When Martha Roby launched her first campaign for Congress in 2010, the complete list of women who had represented Alabama in the U.S. House of Representatives comprised Elizabeth Andrews and … that’s it.
In 93 years since the first American woman took office in Congress, the Heart of Dixie had produced just one female representative — Andrews, who served the final nine months of her husband’s term following his death in December 1971. With the backing of then-Gov. George Wallace, Andrews ran opposed in the special election to fill the vacancy but did not seek re-election.
So, Roby did not exactly have history on her side when she announced her bid in 2010. That year, Alabama elected two women to the House, the other being Rep. Terri Sewell in the 7th District. But Roby remains the only woman to defeat an incumbent representative in Alabama, edging out Democrat Bobby Bright.
Roby has a pedigree for public service. Her father, Joel Dubina, was a federal judge in Montgomery and later served 13 years on the Atlanta-based 11th U.S. Circuit Court of Appeals.
But Roby did not make a beeline for politics. Once, she dreamed of making music.
A music major at New York University, Roby worked for Columbia Records during her junior year. The experience led her to shift focus from the creative side of the profession to the business side. And that led her to her father’s alma mater, Samford University’s Cumberland School of Law in Birmingham.
Roby, at age 26, was working for the law firm of Copeland, Franco, Screws & Gill when she saw that her city councilman was retiring after 20 years in office, according to a 2012 profile in The Hill newspaper. She said that she told her husband that “if we’re going to be here and live here and, God willing, have children some day, I want to be engaged. I want to be involved.”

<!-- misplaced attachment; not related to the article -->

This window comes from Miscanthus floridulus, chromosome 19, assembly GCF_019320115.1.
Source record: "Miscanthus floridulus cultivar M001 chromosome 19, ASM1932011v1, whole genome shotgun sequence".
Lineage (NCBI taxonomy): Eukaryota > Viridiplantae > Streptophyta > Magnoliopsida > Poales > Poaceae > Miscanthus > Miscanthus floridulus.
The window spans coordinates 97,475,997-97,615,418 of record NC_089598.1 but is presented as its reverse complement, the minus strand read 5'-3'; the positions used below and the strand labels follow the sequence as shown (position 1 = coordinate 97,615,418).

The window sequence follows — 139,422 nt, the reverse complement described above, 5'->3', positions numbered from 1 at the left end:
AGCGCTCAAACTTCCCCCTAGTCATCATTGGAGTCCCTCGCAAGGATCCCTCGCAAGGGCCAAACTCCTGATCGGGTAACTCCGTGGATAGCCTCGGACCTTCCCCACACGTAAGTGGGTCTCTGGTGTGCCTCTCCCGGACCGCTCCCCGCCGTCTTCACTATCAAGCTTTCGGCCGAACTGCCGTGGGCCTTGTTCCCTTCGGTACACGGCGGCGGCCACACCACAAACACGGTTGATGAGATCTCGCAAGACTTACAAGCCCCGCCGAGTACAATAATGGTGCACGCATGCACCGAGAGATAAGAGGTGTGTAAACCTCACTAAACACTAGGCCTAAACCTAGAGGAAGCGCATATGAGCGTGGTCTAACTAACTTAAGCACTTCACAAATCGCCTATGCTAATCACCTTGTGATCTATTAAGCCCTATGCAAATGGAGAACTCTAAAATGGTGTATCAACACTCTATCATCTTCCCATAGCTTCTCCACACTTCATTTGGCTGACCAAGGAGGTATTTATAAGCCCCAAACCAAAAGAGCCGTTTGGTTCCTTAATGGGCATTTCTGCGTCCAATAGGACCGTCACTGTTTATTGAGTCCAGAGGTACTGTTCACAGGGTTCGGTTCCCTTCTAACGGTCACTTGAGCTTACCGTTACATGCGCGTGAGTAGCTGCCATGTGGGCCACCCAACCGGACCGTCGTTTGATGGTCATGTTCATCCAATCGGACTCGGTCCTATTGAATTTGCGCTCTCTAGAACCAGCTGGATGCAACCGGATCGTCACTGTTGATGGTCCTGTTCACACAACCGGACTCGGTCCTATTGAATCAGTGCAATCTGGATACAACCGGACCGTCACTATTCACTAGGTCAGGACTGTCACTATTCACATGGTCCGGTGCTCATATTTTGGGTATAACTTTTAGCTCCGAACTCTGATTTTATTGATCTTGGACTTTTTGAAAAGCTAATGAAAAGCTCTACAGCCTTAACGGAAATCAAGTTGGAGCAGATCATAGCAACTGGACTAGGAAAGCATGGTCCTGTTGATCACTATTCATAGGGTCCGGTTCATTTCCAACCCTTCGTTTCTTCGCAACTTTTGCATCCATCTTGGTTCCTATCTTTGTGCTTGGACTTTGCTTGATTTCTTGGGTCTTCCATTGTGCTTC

Roby told The Hill that she won the seat by out-working her opponents.
“If I (wanted) people to take me seriously, then I (had) to get out there and work harder than everybody,” she said.
After two terms on the City Council, Roby signed up to run in the 2nd Congressional District against Bright, who had been mayor of Montgomery during her tenure in city government. First, she beat a field of Republicans that included Tea Party favorite Rick Barber. Then, she narrowly defeated Bright in the general election in one of the closest congressional races in the country that cycle.
Roby won in landslides in 2012 and 2014 before a relatively tight contest in 2016 when she failed to clear 50 percent against Democrat Nathan Mathis and write-in votes.
Much of Roby’s difficulties came from disaffected Republicans angry at her decision to abandon President Donald Trump after the release of the famous “Access Hollywood” video in which the then-reality TV star talked off air about grabbing women.
But Roby has persevered, making a name for herself among her colleagues in Congress. She has built a largely conservative voting record, supporting last year’s tax cut bill, backing the GOP-led effort to repeal Obamacare and voting for bills to roll back regulations imposed at the end of President Barack Obama’s administration.
This year, Roby’s congressional career will come full circle. To win re-election, she must again defeat Bright — but this time in the GOP primary. Bright now is a Republican.
Roby and Gov. Kay Ivey will be among 20 Alabama women honored in a March 29 awards event in Birmingham. Event details and registration may be found here.